Athletes may at times need to use a prohibited medication to treat a legitimate medical condition. A Therapeutic Use Exemption (TUE) is an exemption that allows an athlete to use, for therapeutic purposes only, an otherwise prohibited substance or method (of administering a substance) which may be present during competition. If an athlete is tested, any substances that an athlete may be taking must be declared in testing paperwork, in addition to any TUE that the athlete has.
Visit here for more information: www.asada.gov.au/substances/therapeutic_use_exemptions.html
New TUE guidelines from 1 January 2015 – www.asdmac.gov.au/TUE.html
To understand whether you require a TUE and what type of TUE you require please follow the steps below:
1. Are you taking a medication or using a method that is on the WADA prohibited list? (To check on your medication or method, search using Global DRO to check your substances www.globaldro.com/AU/search and/or on WADA’s Prohibited List, by clicking here). If yes then…
2. What is your level of competition?
International-level athletes – (defined as: a member of an International Federation (IF) testing pool and/or competing at an International sporting event as defined by the IF for that sport).
You should; for a ‘first-time’ TUE, apply directly to your IF. If you already have a national level (ASDMAC) TUE, check with your IF (or ASDMAC) to see if it will be recognised by the IF. ASDMAC can assist you in your application to your International Federation if required.
National-level athletes – (defined as: a member of an ASADA testing pool, competing at open-age ‘national events’ or competing in a sport under an ASADA contract or anti-doping arrangement).
You should apply for an in-advance TUE to ASDMAC (i.e. obtain the TUE prior to Using the substance or method in question).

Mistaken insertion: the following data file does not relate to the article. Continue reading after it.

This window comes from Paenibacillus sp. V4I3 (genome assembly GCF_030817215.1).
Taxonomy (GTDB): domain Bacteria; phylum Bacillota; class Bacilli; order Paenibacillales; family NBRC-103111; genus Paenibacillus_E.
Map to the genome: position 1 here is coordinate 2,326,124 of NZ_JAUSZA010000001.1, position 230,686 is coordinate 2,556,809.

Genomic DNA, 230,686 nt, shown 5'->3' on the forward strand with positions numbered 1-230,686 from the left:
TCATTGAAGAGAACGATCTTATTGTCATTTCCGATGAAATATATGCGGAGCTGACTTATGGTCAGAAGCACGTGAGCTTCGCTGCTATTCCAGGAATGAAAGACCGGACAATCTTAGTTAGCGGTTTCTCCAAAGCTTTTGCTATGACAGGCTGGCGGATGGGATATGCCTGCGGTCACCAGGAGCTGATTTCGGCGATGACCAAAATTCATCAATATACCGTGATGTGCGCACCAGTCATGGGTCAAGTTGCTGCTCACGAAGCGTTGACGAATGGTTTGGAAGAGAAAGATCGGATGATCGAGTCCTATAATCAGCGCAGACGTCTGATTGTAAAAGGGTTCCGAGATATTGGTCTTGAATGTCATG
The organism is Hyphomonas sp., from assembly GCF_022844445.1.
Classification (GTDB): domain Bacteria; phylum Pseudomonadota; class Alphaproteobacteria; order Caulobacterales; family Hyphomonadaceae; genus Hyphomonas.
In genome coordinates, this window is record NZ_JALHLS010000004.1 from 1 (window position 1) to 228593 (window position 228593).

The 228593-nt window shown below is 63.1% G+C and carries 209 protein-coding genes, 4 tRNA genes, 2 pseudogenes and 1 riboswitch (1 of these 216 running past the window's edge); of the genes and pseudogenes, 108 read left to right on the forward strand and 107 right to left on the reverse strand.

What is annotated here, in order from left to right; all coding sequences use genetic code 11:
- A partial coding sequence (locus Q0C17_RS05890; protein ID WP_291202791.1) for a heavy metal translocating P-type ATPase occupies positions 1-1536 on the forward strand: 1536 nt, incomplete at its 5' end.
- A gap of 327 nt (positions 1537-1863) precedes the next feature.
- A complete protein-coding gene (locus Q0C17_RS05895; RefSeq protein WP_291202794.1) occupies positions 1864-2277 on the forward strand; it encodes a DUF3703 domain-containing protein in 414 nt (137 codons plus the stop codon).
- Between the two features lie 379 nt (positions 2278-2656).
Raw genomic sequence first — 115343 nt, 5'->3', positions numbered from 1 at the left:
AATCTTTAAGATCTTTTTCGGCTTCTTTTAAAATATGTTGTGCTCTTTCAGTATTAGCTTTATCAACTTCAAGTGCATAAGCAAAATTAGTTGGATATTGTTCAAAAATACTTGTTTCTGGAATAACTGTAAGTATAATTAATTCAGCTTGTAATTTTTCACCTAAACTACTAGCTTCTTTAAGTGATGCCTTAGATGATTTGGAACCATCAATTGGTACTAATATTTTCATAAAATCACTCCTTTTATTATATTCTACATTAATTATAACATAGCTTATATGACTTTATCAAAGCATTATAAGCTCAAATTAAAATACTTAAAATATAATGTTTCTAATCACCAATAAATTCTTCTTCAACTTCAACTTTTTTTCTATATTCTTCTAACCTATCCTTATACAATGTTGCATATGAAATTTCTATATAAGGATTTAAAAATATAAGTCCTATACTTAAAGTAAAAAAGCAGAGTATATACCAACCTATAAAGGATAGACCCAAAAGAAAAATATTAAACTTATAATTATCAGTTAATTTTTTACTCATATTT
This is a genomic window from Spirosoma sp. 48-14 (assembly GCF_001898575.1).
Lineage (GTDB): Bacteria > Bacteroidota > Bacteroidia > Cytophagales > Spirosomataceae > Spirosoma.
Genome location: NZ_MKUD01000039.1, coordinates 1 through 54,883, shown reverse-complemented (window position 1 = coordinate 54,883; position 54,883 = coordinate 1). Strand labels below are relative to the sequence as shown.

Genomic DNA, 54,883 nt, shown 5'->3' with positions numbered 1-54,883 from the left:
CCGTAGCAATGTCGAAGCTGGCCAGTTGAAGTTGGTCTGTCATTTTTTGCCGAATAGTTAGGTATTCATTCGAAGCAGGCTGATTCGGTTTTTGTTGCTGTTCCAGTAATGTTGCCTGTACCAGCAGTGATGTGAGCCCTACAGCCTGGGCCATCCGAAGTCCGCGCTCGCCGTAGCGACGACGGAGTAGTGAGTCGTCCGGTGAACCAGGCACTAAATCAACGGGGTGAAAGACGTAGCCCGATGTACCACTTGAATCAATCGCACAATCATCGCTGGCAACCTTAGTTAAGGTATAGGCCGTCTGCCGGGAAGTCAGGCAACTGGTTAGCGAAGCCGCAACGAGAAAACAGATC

All other athletes – (defined as: not being an ‘International’ level or ‘National’ level athlete (as above), e.g. junior national, state, club, youth or masters). You are not required to apply for an in-advance TUE (for certain medications – see below), so you can therefore apply for a TUE via the Planned Retroactive TUE process outlined below.
Types of Therapeutic Use Exemptions (TUEs)
A TUE that is applied for prior to commencing the medication or competing in sport using the medication. This has been the standard approach for applying for TUEs in the past but now only applies to National and International level Athletes.
Planned Retroactive TUEs
This is a new process from 1st January 2015. All athletes below International and/or National level should apply for a Planned Retroactive TUE if
1) The Prohibited Substance the athlete is taking is on the following list
i) Inhaled B2 agonists – Terbutaline (not required for salbutamol, formoterol and salmeterol)
ii) Aromatase inhibitors used in the treatment of breast and ovarian cancer e.g. anastrazole
iii) SERMs used in the treatment of breast cancer e.g. tamoxifen, raloxifene
iv) Insulin for the treatment of diabetes
v) Diuretics for the treatment of cardiovascular disease including hypertension
vi) Intravenous infusions for the treatment of acute dehydration- usually due to acute gastroenteritis
vii) Stimulants – methylphenidate, dexamphetamine, modafinil- for the treatment of ADHD or sleep disorders
viii) Narcotics – in the treatment of acute or chronic pain e.g. morphine
ix) Glucocorticoids – prednisolone, cortisone in the treatment of acute inflammatory illness such as asthma, inflammatory bowel disease or inflammatory arthritis
x) Beta-blockers for the treatment of cardiovascular disease
If the prohibited substance is not included in the list above then the athlete MUST apply for an in-advance TUE regardless of their level of competition.
2) After and only if the athlete is subjected to Doping Control (within 21 days of receiving notification by ASADA of an Adverse Analytical Finding (i.e. a positive doping control test)
Please note that if you are using a Prohibited Substance or Method for an acute or chronic medical condition and you are eligible for a planned retroactive TUE you should keep a medical file prepared in case an application is necessary.
Other Retroactive TUEs
Other than the planned retroactive TUE outlined above, any athlete may also be granted a retroactive approval for his/her Therapeutic Use of a Prohibited Substance or Prohibited Method (i.e., a retroactive TUE) if they did not have an in-advance TUE and one of the following situations occurred:
a. Emergency treatment or treatment of an acute medical condition was necessary; or
b. Due to other exceptional circumstances, there was insufficient time or opportunity for the Athlete to submit, or for the TUE to consider, an application for the TUE prior to Sample collection; or
c. It is agreed, by WADA and by the Anti-Doping Organisation to whom the application for a retroactive TUE is or would be made, that fairness requires the granting of a retroactive TUE.